So, I began to combine the two, although not very successfully, to be frank. In 2003 I did an exhibition where people could book a healing session with me at Galerie Frederic Giroux in Paris. The gallery had works in the form of advertising for my services. After people had a session with me they got a print. Unfortunately, the people who wanted a print didn’t want to have a session, and vice versa. So, that didn’t work. For a later exhibition, in 2004, at John Connelly Presents in New York, I created a spa in the gallery. The idea was that someone could book a healing session before the gallery opened or after it closed. But I threw my back out before the show, so I didn’t give any treatments. Instead, I was at home in bed.
I also did a project about healing For The New School in New York in 2005. I made a poster that advertised that the first ten people who came to me would get a free healing session, on the condition that I could photograph them before and after. Then I gave a public conversation with Gregg Bordowitz on the subject of art and healing, to which those ten clients were invited (Gregg was one of them). That show was a success: there was a big turn out. The amazing thing about the photos I took was that my ‘clients’ looked absolutely the same before and after! On the surface you couldn’t see anything at all. Sometimes their hair was a bit messy. (laughs)
Each healing session is completely different. People respond in totally different ways. Sometimes a massage leads to analytical thinking; sometimes it’s almost like an exorcism. There are also times when I simply can’t tell if something happened or not. But then often I’ll hear the next week, or years later, that I made a change in someone’s life. I have a very high success rate I’d say.
In 2008 you were made an Officer of the Order of Canada and in 2011 you were named a Chevalier de l’ordre des Arts et des Lettres by the French government. You’ve received many awards during your career – right now you’re in Rotterdam to collect the AICA Award 2014 – and you hold two honorary doctorates. What does all this institutional recognition mean to you?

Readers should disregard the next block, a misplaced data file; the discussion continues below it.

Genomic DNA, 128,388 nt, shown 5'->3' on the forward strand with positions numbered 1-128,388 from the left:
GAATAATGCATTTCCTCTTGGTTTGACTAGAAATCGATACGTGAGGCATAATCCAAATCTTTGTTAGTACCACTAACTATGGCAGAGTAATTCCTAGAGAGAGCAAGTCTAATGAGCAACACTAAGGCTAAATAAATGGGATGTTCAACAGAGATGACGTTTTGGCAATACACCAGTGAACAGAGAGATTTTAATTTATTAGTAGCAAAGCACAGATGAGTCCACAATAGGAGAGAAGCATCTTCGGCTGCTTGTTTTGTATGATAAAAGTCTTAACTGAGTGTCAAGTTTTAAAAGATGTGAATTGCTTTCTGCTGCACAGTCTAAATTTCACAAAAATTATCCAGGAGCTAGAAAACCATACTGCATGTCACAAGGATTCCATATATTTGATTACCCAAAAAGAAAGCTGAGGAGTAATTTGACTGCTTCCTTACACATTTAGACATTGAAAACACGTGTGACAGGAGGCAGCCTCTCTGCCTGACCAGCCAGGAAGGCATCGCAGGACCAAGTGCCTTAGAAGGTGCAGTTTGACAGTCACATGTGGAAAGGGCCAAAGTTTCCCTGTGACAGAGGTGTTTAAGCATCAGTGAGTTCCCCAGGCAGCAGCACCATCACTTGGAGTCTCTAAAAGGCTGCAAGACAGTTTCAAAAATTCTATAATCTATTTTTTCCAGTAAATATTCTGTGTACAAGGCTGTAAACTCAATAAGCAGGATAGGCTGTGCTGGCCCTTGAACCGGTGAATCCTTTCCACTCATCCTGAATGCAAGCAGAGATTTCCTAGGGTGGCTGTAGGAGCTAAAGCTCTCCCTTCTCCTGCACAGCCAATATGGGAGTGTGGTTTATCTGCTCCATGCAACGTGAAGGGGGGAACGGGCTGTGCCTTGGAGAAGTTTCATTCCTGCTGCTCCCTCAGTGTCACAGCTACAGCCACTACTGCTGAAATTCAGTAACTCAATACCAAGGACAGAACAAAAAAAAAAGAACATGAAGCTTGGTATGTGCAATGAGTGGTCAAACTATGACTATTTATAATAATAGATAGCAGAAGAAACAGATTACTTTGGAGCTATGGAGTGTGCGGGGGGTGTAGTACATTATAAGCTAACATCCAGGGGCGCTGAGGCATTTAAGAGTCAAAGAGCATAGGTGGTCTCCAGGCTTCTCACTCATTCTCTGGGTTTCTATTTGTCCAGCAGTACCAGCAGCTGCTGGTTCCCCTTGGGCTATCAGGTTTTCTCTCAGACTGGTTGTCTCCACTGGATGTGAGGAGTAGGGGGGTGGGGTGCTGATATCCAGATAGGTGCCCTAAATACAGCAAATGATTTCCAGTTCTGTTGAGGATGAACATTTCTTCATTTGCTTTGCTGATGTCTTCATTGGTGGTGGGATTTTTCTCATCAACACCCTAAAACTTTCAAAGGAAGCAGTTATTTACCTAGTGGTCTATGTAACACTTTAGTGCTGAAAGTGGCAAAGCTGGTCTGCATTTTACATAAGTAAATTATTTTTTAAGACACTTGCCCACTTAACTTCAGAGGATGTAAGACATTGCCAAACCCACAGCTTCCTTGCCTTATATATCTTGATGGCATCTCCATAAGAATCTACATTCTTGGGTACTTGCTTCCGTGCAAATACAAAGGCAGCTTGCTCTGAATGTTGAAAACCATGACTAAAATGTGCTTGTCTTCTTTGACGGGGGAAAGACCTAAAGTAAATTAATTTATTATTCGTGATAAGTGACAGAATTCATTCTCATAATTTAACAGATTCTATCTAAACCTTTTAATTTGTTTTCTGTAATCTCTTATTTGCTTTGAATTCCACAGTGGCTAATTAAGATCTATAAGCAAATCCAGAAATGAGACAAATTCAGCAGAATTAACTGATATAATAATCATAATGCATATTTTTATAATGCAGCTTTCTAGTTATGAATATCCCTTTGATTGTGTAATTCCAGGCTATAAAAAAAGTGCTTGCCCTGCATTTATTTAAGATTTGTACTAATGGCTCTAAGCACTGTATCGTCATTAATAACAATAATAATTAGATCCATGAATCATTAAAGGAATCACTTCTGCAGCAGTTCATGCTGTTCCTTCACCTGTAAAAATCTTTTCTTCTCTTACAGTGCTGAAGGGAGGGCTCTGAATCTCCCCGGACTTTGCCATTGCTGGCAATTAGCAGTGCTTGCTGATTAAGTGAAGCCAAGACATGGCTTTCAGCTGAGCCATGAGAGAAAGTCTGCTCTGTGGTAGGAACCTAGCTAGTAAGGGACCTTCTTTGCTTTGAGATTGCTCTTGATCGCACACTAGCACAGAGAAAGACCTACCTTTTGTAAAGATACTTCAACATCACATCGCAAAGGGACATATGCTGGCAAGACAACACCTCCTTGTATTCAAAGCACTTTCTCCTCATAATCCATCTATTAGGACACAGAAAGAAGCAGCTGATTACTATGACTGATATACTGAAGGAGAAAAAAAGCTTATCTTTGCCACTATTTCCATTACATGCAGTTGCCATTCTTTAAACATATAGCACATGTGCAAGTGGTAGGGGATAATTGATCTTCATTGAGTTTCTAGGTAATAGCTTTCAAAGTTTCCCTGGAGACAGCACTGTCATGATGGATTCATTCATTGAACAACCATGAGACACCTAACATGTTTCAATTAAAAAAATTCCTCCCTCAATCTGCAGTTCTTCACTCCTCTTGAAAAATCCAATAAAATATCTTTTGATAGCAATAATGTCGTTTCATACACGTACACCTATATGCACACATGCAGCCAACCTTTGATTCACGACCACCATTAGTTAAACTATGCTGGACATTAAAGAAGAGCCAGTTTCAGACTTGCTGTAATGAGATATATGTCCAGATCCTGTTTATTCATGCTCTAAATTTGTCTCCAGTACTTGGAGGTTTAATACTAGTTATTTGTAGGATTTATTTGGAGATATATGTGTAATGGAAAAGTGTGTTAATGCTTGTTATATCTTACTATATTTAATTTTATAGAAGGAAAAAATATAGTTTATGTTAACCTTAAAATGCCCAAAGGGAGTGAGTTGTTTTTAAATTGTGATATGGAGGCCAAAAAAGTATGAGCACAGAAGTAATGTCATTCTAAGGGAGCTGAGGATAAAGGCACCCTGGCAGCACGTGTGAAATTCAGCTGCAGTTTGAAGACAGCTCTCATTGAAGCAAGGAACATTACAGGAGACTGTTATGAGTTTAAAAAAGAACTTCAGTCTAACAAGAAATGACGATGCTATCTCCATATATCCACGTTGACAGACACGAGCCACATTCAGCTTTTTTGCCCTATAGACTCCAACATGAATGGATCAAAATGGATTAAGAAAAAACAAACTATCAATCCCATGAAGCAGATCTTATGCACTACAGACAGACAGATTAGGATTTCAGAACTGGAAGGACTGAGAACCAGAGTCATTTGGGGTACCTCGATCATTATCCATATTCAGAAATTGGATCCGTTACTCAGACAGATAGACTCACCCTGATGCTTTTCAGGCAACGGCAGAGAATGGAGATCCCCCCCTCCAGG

It is very easy to take awards too seriously and to get full of yourself. I think people get caught up in their ‘accomplishments’ and that cuts them of from reality and life. I try to make myself ‘accessible’ and I think that is relatively unusual for artists of my generation.
Receiving appointment into the Order of Canada was a wonderfully strange experience. It seems like a very formal, silly type of thing, but it gave me a moment to reflect on what it means to be Canadian. That somehow became much more important than having my accomplishments acknowledged. There’s a very bizarre, emotional thing about being Canadian. Maybe it’s the same in every country. (laughs)
Being awarded in France was a very different experience. It came out of nowhere and I wasn’t expecting it at all. There was a ceremony at the residence of the Canadian ambassador in Paris. It is an extraordinary house with enormous chandeliers and acres of gold leaf: I had never been in such an impressive house before. Receiving the insignia meant a lot to me, because my two partners Felix and Jorge were also being acknowledged. The honour was for the three of us. I wish Felix and Jorge could have been there.
So, my relationship to institutions is complex. On the one hand, I am a university dropout who has spent most of his life focussing on work that falls outside of the institutional framework. On the other hand, I have invented institutions, such as the Institute for Art, Religion, and Social Justice, and I am also appropriated by institutions occasionally: I have taught at UCLA, the University of Toronto, and the Yale School of Art. I am comfortable with whatever it takes to be active, present and engaged in the world, while doing my best to leave behind the expectations that others put upon us, and become increasingly myself, whatever that might mean. (laughs)